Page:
(I haven’t decided: Is it creepy or just an adjustment when Waters and Morrison – and likely others who’ve recorded the song – sing “I once was a schoolboy, too,” and make the song’s narrator older than the schoolgirl to whom he’s singing?)

We skip a few more years and a few more covers and move on to 2011, when Rory Block gender-flipped the song’s lyrics for her 2011 album, Shake ’Em on Down: A Tribute to Mississippi Fred McDowell. I love Block’s work, and I think her version is my favorite, challenged by only Morrison’s and McDowell’s itself (acknowledging that there are many, many versions of the song I have not yet heard).

From Dishwashing To Danish

Tuesday, January 8th, 2013

Some time back, as a way to ease into a discussion of Hall & Oates, I wrote about my kitchen dancing:

“With the mp3 player plugged into the CD player atop a small cabinet, I shuffle and weave, play air piano and guitar, and I cue unseen drummers, violin players and horn sections. And I do all this while removing and shelving clean dishes from the dishwasher and then replacing them with the dishes yet to be washed.”

That hasn’t changed. But in the past few months, I’ve begun keeping a list of the songs the mp3 player shuffles out each afternoon and then using that list as a basis for a nearly daily post on Facebook. I list those five, six or seven tracks – the actual number is dependent on how much work there was to do in the kitchen – and then embed a video of one of them. Most of the time, I find a video of the last track in the sequence, but I sometimes highlight a more interesting or rare track.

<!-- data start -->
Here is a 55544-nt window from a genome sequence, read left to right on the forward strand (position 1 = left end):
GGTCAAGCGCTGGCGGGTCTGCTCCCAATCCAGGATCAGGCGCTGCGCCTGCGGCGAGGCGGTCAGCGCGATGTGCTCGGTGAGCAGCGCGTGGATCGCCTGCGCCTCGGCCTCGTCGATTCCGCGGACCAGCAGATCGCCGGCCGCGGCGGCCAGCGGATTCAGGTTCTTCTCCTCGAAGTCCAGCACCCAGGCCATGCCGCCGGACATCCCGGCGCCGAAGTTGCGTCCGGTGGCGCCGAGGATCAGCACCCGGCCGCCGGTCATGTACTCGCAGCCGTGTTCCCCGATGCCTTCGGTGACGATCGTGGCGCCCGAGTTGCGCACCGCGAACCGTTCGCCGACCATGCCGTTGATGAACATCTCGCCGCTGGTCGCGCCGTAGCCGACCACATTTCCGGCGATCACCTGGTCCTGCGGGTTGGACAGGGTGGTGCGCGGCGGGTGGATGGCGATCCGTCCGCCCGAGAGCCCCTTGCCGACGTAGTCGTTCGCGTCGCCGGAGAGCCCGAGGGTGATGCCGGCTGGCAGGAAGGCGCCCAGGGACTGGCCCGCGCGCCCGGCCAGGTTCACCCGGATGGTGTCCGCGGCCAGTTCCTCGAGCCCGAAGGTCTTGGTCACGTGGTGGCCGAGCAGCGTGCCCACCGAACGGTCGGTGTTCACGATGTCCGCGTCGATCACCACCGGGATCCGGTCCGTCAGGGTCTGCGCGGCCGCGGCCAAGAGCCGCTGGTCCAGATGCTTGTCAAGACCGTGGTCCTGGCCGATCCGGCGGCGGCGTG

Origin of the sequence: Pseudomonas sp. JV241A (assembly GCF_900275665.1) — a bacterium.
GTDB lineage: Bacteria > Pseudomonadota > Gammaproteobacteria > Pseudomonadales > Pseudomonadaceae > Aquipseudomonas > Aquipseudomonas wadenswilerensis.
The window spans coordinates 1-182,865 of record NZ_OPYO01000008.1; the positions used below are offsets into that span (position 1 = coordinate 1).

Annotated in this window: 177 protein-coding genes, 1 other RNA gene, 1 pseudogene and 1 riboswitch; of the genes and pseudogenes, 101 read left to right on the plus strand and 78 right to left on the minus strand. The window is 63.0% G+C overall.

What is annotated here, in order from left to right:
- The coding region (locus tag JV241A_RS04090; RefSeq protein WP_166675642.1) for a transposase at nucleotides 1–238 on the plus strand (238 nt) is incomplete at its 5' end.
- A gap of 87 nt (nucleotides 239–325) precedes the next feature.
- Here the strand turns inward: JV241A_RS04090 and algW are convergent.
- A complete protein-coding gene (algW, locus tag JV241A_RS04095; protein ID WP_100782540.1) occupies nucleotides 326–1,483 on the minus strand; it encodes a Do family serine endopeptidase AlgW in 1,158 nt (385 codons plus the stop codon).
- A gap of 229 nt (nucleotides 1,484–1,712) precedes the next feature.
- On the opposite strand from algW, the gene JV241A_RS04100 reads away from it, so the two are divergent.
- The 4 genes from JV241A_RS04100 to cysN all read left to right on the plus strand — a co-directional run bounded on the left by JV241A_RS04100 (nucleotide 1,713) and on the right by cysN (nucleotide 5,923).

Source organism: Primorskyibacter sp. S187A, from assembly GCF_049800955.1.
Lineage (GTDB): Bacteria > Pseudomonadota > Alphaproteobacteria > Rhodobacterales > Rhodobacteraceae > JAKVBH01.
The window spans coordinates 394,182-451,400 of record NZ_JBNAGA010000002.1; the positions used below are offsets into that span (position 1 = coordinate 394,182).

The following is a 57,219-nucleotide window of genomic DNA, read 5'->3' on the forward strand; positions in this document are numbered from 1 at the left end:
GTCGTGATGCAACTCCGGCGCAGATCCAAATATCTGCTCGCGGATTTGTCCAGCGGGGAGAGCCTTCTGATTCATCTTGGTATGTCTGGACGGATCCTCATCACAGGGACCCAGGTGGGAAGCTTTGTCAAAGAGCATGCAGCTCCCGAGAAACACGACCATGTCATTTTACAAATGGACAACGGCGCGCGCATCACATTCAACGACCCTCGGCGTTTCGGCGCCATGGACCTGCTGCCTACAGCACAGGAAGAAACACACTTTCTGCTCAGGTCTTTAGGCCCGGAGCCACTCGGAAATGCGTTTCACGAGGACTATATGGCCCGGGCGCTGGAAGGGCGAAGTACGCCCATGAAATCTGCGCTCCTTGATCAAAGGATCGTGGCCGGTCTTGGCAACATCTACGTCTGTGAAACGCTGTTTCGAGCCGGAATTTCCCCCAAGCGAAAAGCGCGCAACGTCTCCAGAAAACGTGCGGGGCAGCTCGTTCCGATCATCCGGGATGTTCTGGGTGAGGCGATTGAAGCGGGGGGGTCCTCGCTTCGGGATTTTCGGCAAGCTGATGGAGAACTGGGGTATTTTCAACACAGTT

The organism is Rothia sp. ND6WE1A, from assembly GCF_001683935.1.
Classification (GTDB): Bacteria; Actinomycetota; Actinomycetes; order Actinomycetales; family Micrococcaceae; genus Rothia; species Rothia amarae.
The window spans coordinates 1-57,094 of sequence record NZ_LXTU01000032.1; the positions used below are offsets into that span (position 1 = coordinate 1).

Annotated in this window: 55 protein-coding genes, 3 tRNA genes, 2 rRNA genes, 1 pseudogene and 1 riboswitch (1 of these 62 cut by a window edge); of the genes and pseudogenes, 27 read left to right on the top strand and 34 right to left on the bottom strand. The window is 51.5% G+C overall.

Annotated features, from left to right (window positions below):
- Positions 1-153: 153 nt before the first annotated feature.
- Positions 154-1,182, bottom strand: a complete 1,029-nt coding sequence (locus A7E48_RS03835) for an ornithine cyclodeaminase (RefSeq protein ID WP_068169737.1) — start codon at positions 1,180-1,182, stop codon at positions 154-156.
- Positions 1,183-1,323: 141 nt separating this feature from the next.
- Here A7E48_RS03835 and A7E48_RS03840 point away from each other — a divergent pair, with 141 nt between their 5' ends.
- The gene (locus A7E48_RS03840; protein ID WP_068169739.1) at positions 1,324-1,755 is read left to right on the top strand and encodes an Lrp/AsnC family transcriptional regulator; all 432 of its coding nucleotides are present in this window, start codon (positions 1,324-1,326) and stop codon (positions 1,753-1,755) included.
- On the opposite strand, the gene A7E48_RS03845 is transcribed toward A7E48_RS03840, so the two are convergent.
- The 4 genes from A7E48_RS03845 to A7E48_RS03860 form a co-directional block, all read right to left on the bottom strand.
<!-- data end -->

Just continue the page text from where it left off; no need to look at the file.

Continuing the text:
I toss the post out to those in my Facebook community, and I generally get a few likes and sometimes a comment or two. One of the records that popped up as I did the dishes yesterday was “Rør Ved Mig” by the duo of Lecia & Lucienne. It’s a Danish version of Mocedades’ “Eres Tu,” and it was a hit in Denmark during the autumn of 1973, when “Eres Tu” was Spain’s entry in the annual Eurovision Song Contest. (Mocedades’ version went to No. 9 in the U.S. in March 1974.)

After I posted the note at Facebook, Dan from California chuckled and wrote, “I’m imagining those Danes belting out Eres Tu: Røøøøøøøøøør Ved Miiiiiiig! Tøø funny!” I replied, saying that was pretty much how the chorus went.

(I should note that “Rør Ved Mig” was the topic of a brief post early in this blog’s timeline and is a favorite of mine, as it’s one of the most potent records of my life, pulling me back, as I told Dan, “to city walls, red brick houses, cold Carlsberg and, well, a lot of fond memories.”)

Then, wanting Dan to hear the song, I wandered off to YouTube. Lecia & Lucienne were not there. That didn’t surprise me; I once uploaded a video of their record there and learned that licensing problems kept it from being available in the U.S. and some other places. But as I looked for “Rør Ved Mig,” I came across an acoustic version of the song by a performer named Nikolaj Nørlund.